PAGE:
TRAVELER – Phoenicia

Traveler 2007


American folk heroes follow their muse to a place where incredible feats are routine every hour or so.

True to their title – which means much more than a mere name – TRAVELER’s records reflect the trips the ensemble’s leader Scott Jeffers has been undertaking, for a couple of decades now, from his Phoenix abode to ancient dwellings in the Old World, yet it’s the first time that one of their works – arguably, the shortest one – is explicitly given a “concept” characteristic. Still, the concept in question couldn’t be less loose, because the songs on “Phoenicia” aren’t limited to the region the album’s tied into, nor to larger Levant territory, but there’s a perfect logic in a wider Mediterranean map getting involved in this journey.

It’s not difficult to track the pilgrimage’s finale once Eric Zang’s hazy kaval solo of “Path To Ir Ha-Kodesh” has open the gates way to the exciting swirl of “Jeruselum” where the entire group – fronted by Jeffers’ weave of oud, guitar and violin – heaves a heavy buzz for the listener to enjoy and join in the dance until the commander’s voice weaves a riveting, riffs-abetted yarn, unfolds a six-string filigree and lets his vocalese soar, even though the accordion-encrusted gypsy abandon of “Roma Romania” and “Zenatogen” may seem like a Grieg-taunting brief detour before the platter’s centerpiece. This gemstone is “Lebanon”: a magnificent, electric epic celebrating Jeffers’ heritage and conjuring up images of a history-rich land through the shifting sand of tunes and styles – alternately tight and transparent in dynamic terms – deceptively instrumental as words emerge only past the middle of the composition’s 10-minute tapestry, a precursor to the slithering “Salaam” whose Eastern strum and tones are spellbinding.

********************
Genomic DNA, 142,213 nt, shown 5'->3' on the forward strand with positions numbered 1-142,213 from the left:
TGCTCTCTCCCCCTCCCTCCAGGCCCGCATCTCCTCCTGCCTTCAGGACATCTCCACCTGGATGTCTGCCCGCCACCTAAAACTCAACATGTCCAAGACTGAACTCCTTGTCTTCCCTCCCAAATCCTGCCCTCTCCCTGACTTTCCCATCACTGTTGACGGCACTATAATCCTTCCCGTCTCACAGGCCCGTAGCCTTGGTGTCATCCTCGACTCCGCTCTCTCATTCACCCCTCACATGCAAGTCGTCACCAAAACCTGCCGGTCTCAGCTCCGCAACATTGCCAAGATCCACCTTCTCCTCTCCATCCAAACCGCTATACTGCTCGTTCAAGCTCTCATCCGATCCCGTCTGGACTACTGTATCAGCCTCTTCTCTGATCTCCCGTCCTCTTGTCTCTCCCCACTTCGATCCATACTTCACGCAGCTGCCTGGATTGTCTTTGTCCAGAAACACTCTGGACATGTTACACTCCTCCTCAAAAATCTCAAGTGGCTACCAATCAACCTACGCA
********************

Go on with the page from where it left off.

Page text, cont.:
Opener “Epta / Octo” promises as much when its folk melody is provided a paradoxically breezy, exciting gravitas, allowing TRAVELER to move to the Saracen cinematics of “Tripoli” with which this enchanting adventure truly starts. Starts to never really end since Phoenicia has long become part of eternity.


January 25, 2022

Category(s): Reviews
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